The 20-year old -- and he will pitch the majority of the 2014 season as a 20-year old -- shows incredible pitch-ability at such a young age and it's not like he doesn't have stuff either. He'll sit mostly in the 91-93 mph range, but at 6-foot-2 and with plenty of room to get stronger, as well as nearly flawless pitching mechanics as they get at the rookie levels, there's some serious potential for him to throw harder down the road. Throw in an above average curveball-chagneup combination and an ability to pound the zone with command, he has a huge ceiling of his own.
LHP, Omar Luis: This Cuban defector initially signed for $4 million before having his bonus reduced for issues with his physical and stuff-wise anyone can see why. He shows three plus pitches across the board, including a 91-95 mph fastball with late life and a hard breaking ball.
But because of his near two-year layoff from baseball after his exodus from Cuba he has shown some real rust with his strike-throwing ability. And now that he is Rule 5 Draft eligible every year going forward is going to be problematic in his development akin to Andrew Brackman's 40-man roster designation a few years ago, but it's still hard to overlook just how high a ceiling this southpaw possesses.
RHP, Bryan Mitchell: When it comes to pure stuff, delivery, and makeup, there arguably isn't a higher ceiling pitcher in the entire Yankee organization and that's perhaps including guys already pitching at the big league level. This 16th round pick back in 2009 sits in the 96-98 mph range with a heavy four-seam fastball, has arguably the best curveball in the farm system, a solid big league changeup, and a brand new cutter that sits 92-93 mph and shows long-term plus potential.
As physically gifted as they come, it's been his overall pitch-ability that has lagged behind the electric stuff and it's why his minor league numbers to date have been pedestrian at best. However, Ivan Nova was very similar coming up through the minor leagues pitch-ability-wise and he made the long-term adjustment, and Mitchell has much, much better stuff at similar stages in their careers. Should Mitchell make the same adjustments to his pitch-ability, he has 'ace' type potential.
RHP, Luis Severino: Imagine a pitcher with Mitchell-like stuff but with better strike-throwing ability and more advanced pitch-ability, and that's what have you with Severino. This Dominican native not only sits 93-95 mph and consistently tops out at 97 mph each game, but he already has a plus big league changeup and a plus slider to go along with it.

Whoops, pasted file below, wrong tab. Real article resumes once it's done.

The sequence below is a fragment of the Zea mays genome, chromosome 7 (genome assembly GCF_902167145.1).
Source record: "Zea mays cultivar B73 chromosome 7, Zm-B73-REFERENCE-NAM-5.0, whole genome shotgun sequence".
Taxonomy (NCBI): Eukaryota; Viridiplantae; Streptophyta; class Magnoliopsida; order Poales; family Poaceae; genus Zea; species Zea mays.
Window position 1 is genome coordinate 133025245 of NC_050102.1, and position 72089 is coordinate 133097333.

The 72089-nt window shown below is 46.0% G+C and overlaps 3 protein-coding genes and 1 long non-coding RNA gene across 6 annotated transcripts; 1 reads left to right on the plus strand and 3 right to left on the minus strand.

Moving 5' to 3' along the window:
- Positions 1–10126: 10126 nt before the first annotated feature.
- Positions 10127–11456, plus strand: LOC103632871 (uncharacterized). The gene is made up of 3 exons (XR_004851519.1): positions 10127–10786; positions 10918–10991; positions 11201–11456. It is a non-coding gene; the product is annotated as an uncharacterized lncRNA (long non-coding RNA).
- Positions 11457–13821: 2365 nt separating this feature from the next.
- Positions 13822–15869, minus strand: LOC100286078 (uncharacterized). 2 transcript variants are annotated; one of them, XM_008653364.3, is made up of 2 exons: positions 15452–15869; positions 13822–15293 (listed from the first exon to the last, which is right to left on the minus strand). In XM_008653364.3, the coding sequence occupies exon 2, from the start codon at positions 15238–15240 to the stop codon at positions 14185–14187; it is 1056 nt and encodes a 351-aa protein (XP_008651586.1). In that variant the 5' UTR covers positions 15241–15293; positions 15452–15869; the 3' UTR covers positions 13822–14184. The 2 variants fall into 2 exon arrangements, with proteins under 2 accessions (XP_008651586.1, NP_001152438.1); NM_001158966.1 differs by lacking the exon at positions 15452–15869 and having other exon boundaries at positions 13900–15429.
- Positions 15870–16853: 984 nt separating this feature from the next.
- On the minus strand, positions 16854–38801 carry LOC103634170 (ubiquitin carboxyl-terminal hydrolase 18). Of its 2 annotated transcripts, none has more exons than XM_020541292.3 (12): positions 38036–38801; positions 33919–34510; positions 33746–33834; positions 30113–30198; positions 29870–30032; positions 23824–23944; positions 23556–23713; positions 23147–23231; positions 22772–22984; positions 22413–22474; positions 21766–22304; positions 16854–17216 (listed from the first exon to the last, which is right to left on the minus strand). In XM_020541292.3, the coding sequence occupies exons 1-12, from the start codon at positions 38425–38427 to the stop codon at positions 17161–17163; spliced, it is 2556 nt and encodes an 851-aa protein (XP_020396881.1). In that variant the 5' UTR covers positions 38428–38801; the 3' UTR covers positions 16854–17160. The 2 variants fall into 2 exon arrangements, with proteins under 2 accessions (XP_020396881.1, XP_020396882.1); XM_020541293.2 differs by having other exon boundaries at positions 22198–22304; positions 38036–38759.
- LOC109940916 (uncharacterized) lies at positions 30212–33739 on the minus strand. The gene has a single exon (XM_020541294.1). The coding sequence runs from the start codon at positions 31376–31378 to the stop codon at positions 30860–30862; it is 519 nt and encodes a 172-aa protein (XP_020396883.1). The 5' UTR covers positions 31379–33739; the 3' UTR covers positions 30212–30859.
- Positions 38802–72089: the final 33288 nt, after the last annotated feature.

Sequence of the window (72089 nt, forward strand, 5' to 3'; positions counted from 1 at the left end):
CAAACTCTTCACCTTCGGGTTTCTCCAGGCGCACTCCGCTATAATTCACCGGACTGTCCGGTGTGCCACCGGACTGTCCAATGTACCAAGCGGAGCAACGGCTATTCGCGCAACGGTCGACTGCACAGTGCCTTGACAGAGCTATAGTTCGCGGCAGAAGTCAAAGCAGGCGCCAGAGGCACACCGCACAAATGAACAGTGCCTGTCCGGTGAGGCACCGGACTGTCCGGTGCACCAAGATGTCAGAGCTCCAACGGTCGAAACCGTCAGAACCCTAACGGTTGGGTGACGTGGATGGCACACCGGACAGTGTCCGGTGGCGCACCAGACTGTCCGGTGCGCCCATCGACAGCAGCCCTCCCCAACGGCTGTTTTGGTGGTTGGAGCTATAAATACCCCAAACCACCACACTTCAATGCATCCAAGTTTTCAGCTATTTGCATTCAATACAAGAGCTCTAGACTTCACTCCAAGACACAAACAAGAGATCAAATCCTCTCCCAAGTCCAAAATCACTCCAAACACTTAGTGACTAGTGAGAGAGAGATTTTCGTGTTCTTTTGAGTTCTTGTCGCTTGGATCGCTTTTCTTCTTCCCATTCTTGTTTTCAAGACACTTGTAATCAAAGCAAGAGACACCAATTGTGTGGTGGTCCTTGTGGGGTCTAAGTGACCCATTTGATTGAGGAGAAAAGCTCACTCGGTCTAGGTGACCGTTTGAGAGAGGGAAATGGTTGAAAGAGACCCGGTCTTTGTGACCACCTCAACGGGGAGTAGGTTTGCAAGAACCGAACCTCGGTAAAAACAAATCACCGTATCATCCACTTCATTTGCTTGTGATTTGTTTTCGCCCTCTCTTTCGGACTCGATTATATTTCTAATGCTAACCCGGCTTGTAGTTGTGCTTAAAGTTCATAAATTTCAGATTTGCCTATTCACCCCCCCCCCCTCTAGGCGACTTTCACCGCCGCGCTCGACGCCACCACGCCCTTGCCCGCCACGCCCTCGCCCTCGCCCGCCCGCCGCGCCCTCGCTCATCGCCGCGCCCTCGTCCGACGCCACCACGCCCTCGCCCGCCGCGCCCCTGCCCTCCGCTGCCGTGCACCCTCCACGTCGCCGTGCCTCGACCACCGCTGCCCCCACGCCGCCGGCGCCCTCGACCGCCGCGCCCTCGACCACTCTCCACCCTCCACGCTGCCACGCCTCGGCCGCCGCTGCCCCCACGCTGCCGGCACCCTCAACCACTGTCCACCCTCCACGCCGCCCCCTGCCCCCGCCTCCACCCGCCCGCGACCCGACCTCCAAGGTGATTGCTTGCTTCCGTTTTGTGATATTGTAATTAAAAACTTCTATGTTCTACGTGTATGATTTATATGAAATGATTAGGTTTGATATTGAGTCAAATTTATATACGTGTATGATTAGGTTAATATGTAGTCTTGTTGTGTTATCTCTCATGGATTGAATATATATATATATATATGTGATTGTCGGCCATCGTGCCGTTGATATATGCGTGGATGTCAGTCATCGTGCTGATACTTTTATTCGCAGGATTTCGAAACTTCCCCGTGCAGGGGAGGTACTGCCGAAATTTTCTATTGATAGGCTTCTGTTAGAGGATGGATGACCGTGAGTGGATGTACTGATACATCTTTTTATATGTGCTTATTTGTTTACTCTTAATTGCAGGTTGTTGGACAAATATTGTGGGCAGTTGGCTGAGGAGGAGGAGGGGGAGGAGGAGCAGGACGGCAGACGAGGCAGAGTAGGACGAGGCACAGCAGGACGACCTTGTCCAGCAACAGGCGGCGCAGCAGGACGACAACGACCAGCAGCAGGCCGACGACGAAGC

But more than the pure stuff it's his calm demeanor on the mound, his ability to pound the strike zone and consistently get ahead of batters, and his unflappable nature that are purely palpable when he toes the rubber -- and he hasn't even turned 20 years old yet. He just needs to stay healthy going forward because the fact that has no real weaknesses in his game is just yet another plus.
Closest to the Majors
LHP, Manny Banuelos: Despite the fact that this Mexican southpaw did not pitch an official minor league inning in 2013 and missed a majority of the 2012 season before succumbing to Tommy John surgery, he is still one of the pitchers closest to the Majors. Yeah he'll still need to go through the minor league rehab track back up to Triple-A again, but barring a setback, stuff-wise, pitch-ability-wise, and makeup-wise he is already a big leaguer in a lot of ways -- in fact he pitched like a big leaguer before he stepped foot in Triple-A nearly three years ago.
RHP, Shane Greene: For years we tabbed this former 15th round pick back in 2009 as one of the biggest 'sleepers' in the farm system because his less than stellar numbers never really lined up with his plus stuff and he finally proved it in 2013, posting a combined 3.38 ERA between high-A Tampa and Double-A Trenton, and dramatically cutting down on his walks. Now a member of the 40-man roster, he has quickly become a viable in-house starting option for the Yankees.
RHP, Jose Ramirez: Ramirez has been one of the highest ceiling pitchers in the farm system for some time and he has finally reached the upper minor league levels, posting a combined 3.67 ERA, allowing less hits than innings pitched, and striking out better than a batter per inning pitched between Double-A Trenton and Triple-A Scranton last season. He dealt with some nagging injuries though that limited him to just 17 games so he'll need a bit more seasoning in Triple-A before he's big league ready, but he could be a real option for the Bombers at some point in 2014.
LHP, Nik Turley: Like Greene we had Turley listed among the 'sleepers' for many years but for a different reason -- Greene had plus stuff but no numbers to back it up and Turley, who did have numbers consistently throughout his career, had/has better stuff than most folks realize. He isn't one of the highest ceiling pitchers in the farm system, but with 90-94 mph fastball, an above curveball and above average changeup, and solid pitch-ability, he is solid across the board. Throw in a solid year at Double-A last season, he is closing in on being big league ready.